7. I have 3 Taurus mdl 617's which is a snub nose 2" brl 38Spl/357Mag 7 shot revolver. These are my EDC revolvers. I have carried one of these revolver for about 7 years now. Some of the 617's had heating problems(cylinder would seize up after prolonged firing) and the cylinder would quit turning until they cooled a bit. Luckily, my 3 have never experienced that problem. Taurus made the revolvers a little too tight and cured the problem with a thin shim, but corrected the problem in later run revolvers. The 617 is a K frame size revolver. I pocket carry these guns. They are nice revolvers that needed no repairs out of the box. One of my 3 is a feather weight which only fires 38Spl ammo. I was pleasantly surprised when I purchased the first one, and when I went back to revolver carry, I decided to purchase the other two. My problems came with old age, diabetic neuropathy, plus arthritis in my hands appeared. I limp wrist sometimes without knowing it and most pistols are unforgiving, when one does that, and fail to cycle properly. I have found a couple pistols that will do the job for me, but the revolvers were my first liked guns in the early 50's. I can and do carry a S W M P 9C 2.0, with the 4" brl when I need too. They work for me. When one bets his safety on a handgun, it, for sure, needs to function reliably for her or him. I like my 7 shot snubbies.
  8. Our daughter called and told us they were taking us out to dinner. Came and picked us up and we left and my son in law said he wanted to stop and get a car part. We pulled into a big building and SURPRISE, 70 of our friends were there to party us down. All 4 of our daughters, two from 10 hrs away, were there with their families and all of us were there except for one grandson who burned his foot badly and could not make the trip. Those traveling are here at our home tonight and we had a totally great day. I never had a clue. My girls really made the day special for us. I know it took a lot of work, money and time. The day could not have been any better. So glad to have all our girls under our roof tonight. I will get up early, in the morning, and make them a breakfast to die for. Country Ham, bacon, sausage, biscuits, gravy, and eggs. Nothing is too good for our girls and their family. I have kissed our baby granddaughter many many times, and I miss her so. She lives in Charleston SC and we only get to see her(7 Y O) and her brother (11 y o) 3 or 4 times during the year. I showed Parker the Savage 308 I am going to give him. I also gave him a new Rem 1911R1 which I will take at the same time. He told his dad they were going to need to get a gun safe for their house. I know he will appreciate the guns, and I don't know any old man that truly enjoys giving his guns to grandkids that they know will cherish them as he has in his life time. I am a blessed man for sure! Thanks for all the replies and well wishes.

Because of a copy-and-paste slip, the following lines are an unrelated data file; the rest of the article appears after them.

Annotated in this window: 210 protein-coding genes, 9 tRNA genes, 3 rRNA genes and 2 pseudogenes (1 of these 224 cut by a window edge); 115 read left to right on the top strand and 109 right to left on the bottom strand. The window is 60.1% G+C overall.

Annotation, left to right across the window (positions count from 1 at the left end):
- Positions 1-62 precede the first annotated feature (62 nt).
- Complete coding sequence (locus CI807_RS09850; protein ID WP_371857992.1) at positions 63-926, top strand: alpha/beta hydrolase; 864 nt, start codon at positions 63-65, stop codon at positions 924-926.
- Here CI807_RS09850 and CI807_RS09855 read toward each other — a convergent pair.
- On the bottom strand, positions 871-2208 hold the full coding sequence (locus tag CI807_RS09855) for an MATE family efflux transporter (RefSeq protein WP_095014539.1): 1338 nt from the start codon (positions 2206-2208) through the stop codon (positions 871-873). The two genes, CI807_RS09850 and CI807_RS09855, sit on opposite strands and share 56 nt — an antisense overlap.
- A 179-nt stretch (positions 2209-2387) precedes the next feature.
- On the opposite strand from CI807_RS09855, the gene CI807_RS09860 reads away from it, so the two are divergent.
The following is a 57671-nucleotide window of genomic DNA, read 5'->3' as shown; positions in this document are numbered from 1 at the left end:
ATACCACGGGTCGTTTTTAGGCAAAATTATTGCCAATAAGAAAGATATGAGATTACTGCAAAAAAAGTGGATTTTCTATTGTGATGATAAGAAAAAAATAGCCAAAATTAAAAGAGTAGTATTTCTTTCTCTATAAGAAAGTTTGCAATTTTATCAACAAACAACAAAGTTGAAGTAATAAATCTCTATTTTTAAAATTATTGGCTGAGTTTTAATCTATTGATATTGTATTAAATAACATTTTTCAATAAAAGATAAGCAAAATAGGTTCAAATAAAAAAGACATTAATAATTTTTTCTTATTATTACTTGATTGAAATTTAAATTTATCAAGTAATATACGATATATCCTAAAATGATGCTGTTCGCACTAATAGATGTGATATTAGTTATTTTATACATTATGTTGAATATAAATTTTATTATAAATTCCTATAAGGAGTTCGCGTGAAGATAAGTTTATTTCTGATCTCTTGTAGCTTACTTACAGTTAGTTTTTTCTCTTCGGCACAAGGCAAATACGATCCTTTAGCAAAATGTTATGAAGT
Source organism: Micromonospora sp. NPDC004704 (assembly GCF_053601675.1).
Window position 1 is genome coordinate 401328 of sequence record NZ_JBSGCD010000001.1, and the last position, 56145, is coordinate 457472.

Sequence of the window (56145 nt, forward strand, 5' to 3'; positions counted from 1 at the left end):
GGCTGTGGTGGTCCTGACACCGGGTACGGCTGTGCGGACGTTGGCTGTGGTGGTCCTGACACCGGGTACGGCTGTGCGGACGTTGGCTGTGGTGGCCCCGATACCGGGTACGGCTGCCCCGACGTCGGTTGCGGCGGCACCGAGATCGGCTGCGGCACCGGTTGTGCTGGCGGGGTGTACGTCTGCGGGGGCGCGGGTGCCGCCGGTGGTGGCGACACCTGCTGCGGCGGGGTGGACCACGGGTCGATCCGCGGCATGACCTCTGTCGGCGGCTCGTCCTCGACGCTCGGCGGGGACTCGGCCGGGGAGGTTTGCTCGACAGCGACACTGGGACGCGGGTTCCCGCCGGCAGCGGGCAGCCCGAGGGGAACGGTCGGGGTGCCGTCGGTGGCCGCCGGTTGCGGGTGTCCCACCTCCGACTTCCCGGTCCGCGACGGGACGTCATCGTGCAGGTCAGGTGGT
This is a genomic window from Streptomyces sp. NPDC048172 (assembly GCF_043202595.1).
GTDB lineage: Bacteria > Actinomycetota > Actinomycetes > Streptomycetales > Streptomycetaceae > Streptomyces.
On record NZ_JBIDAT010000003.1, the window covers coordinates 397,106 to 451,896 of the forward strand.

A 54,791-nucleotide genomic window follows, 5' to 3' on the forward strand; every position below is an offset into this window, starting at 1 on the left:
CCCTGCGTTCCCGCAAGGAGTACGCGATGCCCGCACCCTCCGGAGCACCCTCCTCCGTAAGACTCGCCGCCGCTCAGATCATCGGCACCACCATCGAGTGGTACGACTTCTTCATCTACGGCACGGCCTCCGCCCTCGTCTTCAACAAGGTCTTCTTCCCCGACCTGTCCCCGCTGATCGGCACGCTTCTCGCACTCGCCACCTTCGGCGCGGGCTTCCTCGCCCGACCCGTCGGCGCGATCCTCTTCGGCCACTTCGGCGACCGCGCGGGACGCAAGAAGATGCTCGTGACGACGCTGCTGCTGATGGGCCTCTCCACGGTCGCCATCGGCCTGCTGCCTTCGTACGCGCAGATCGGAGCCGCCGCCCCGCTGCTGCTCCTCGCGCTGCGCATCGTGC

9. My wife told me, many years ago, " I will never allow myself to think of being with someone else, like I am with you." That one statement helped keep me from doing something stupid. We are celebrating our 50th wedding anniversary today. Daughter called last evening and told us to be ready to go, somewhere, at 3 this afternoon, and they would be here to pick us up. Don't know how this sweet lady put up with me for this long, because at times I didn't deserve it. However, I like it, I love it, and I want some more of it! Edited to add advice to younger men; Treat her well because you are going to be old someday, then you will really NEED her to be nice to you. The Bible tells man that happiness, in the home, is the man's responsibility. And yes guys, that means you need to take out the trash. Do your part.
  10. My berm consist of 7 single axel dump truck loads of red clay dirt and is 20' wide at the bottom. Wish I had 3 more loads so I could make it a little wider. I also need to cut 3 large trees to make my range perfect, IMO. Plan to have some good days out there L/w. Go for it ReeferMac. You won't regret it and you wont miss the money next year.